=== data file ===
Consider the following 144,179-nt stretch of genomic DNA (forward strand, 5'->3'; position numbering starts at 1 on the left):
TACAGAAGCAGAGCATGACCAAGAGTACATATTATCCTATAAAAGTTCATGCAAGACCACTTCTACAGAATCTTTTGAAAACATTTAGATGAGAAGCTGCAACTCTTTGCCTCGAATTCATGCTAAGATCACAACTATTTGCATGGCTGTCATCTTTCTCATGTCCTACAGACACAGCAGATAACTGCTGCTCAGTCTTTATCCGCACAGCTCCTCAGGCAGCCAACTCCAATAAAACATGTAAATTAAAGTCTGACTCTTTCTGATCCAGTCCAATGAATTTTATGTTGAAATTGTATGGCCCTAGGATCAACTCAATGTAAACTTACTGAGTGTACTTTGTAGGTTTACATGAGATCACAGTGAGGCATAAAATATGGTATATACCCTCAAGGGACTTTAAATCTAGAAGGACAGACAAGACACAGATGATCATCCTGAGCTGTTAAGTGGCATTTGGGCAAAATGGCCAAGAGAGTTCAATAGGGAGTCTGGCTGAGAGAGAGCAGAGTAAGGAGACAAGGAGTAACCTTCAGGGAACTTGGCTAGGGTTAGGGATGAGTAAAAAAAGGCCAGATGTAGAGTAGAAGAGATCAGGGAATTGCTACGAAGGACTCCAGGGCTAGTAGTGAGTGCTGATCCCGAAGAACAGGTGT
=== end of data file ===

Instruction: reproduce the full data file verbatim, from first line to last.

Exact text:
Consider the following 144,179-nt stretch of genomic DNA (forward strand, 5'->3'; position numbering starts at 1 on the left):
TACAGAAGCAGAGCATGACCAAGAGTACATATTATCCTATAAAAGTTCATGCAAGACCACTTCTACAGAATCTTTTGAAAACATTTAGATGAGAAGCTGCAACTCTTTGCCTCGAATTCATGCTAAGATCACAACTATTTGCATGGCTGTCATCTTTCTCATGTCCTACAGACACAGCAGATAACTGCTGCTCAGTCTTTATCCGCACAGCTCCTCAGGCAGCCAACTCCAATAAAACATGTAAATTAAAGTCTGACTCTTTCTGATCCAGTCCAATGAATTTTATGTTGAAATTGTATGGCCCTAGGATCAACTCAATGTAAACTTACTGAGTGTACTTTGTAGGTTTACATGAGATCACAGTGAGGCATAAAATATGGTATATACCCTCAAGGGACTTTAAATCTAGAAGGACAGACAAGACACAGATGATCATCCTGAGCTGTTAAGTGGCATTTGGGCAAAATGGCCAAGAGAGTTCAATAGGGAGTCTGGCTGAGAGAGAGCAGAGTAAGGAGACAAGGAGTAACCTTCAGGGAACTTGGCTAGGGTTAGGGATGAGTAAAAAAAGGCCAGATGTAGAGTAGAAGAGATCAGGGAATTGCTACGAAGGACTCCAGGGCTAGTAGTGAGTGCTGATCCCGAAGAACAGGTGT